The last major obstacle to cracking the code on self-driving cars

Mobileye’s CEO Amnon Shashua poses with a Mobileye driverless vehicle at the Nasdaq Market site in New York, U.S., July 20, 2021.
Mobileye’s CEO Amnon Shashua poses with a Mobileye driverless vehicle at the Nasdaq Market site in New York, U.S., July 20, 2021.
Image: REUTERS/Jeenah Moon
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As companies race to develop self-driving cars, they’re making very different bets about the technology they’ll need to release the first safe, reliable, fully autonomous vehicle.

In the minimalist camp, automakers like Tesla are relying primarily on cameras. They’re betting computer vision will improve enough that, within a few years, artificial intelligence can navigate roads just using visual data from onboard cameras—a very bold bet given the underdeveloped state of today’s technology.

Then there’s the maximalist camp that believes the best way to make self-driving cars reliable enough to sell is to equip them with as much data as possible. Intel-owned MobilEye is a prime example: It plans to develop its own full self-driving car software by using every sensor available: cameras, radar, and lidar.

The final missing ingredient? A detailed map of every road a car might ever encounter—that is, every single road on Earth.

The high stakes of picking the right sensor suite

Goldilocks would have a hard time deciding how many sensors to put on a self-driving vehicle. Too few sensors, and a driving AI might start to miss things; the less a car can see, the more likely it is to crash and the harder it will be to meet regulators’ safety standards. Too many sensors, and you risk driving up the cost so high few can afford your self-driving car. Even cheap lidar sensors, for example, can cost as much as $1,000 (one 2020 rendering of Waymo’s sensor layout shows a car with four lidar sensors).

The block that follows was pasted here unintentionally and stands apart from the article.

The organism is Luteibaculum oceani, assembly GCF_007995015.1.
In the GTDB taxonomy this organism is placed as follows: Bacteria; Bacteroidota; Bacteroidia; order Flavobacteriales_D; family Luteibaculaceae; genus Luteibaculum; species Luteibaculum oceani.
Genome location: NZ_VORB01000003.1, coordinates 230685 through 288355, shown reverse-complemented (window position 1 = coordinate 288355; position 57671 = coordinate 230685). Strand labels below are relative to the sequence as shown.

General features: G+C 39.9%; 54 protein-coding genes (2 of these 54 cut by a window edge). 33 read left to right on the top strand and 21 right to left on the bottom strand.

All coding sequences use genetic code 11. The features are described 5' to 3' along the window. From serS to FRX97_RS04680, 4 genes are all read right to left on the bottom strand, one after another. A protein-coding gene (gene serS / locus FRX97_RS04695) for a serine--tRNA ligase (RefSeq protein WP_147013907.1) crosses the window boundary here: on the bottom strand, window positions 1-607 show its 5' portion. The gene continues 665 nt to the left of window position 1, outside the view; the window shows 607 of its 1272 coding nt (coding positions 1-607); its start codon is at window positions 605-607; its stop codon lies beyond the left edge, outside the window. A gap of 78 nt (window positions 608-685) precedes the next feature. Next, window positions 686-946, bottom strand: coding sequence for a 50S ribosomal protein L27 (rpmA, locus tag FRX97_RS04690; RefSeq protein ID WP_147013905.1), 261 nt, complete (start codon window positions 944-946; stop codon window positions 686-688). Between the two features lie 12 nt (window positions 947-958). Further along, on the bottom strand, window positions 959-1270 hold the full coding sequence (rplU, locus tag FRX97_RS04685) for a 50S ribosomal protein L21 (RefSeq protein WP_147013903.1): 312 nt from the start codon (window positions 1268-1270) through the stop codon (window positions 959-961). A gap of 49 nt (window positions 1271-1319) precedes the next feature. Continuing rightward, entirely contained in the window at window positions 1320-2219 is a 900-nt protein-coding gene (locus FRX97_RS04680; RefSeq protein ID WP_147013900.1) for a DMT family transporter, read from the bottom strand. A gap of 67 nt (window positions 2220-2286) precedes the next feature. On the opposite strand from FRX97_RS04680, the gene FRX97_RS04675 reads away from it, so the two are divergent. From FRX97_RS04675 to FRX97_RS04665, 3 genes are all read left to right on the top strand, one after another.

The company that strikes the right balance will be able to enter the market before its rivals and out-compete them on price.

MobilEye, based in Israel, says it’s leading this race. It’s the world’s largest supplier of advanced driver assistance systems (ADAS). These systems use an array of sensors (which might include cameras, radar, or lidar) and an advanced computer chip to power the safety features that, for example, beep when a driver is about to back into a wall or automatically brake to avoid a crash. Of the roughly 100 million driver assistance systems on the road today, about 80% of them are built by MobilEye, which sells ADAS chips to more than 30 carmakers.

MobilEye doesn’t manufacture cars itself, but it believes it can develop self-driving car software safe enough to pass muster with regulators and sell to auto manufacturers by 2025. It’s already testing an early version of its software, which operates a fleet of robotaxis in Tokyo, Paris, Shanghai, and Detroit. Key to this effort is MobilEye’s plan to map out the traffic lights, crosswalks, and other key features of streets around the world, which the company believes will help it meet safe driving standards before other self-driving car developers.

If MobilEye’s mapping approach works, it could help the company hit the market before rivals like Waymo (which is already operating a driverless cab service in Phoenix, Arizona) and Tesla (which saw a rocky debut of its “fully self-driving” feature in September and has rejected precision mapping as part of its strategy).

Self-driving cars are (not quite) safe enough

MobilEye CEO Amnon Shashua argues that a driver assistance system and a self-driving car aren’t so different. Each needs to use sensors to see the world around it, and then rely on a computer chip to parse that information and make a decision—for instance, to slam on the brakes if it sees the car ahead of it suddenly stop. The only difference between the two, Shashua says, is how often they make mistakes: A driver assistance system can afford to miss something every few minutes, because ultimately a human driver is responsible for driving the car safely. A self-driving car doesn’t have that luxury.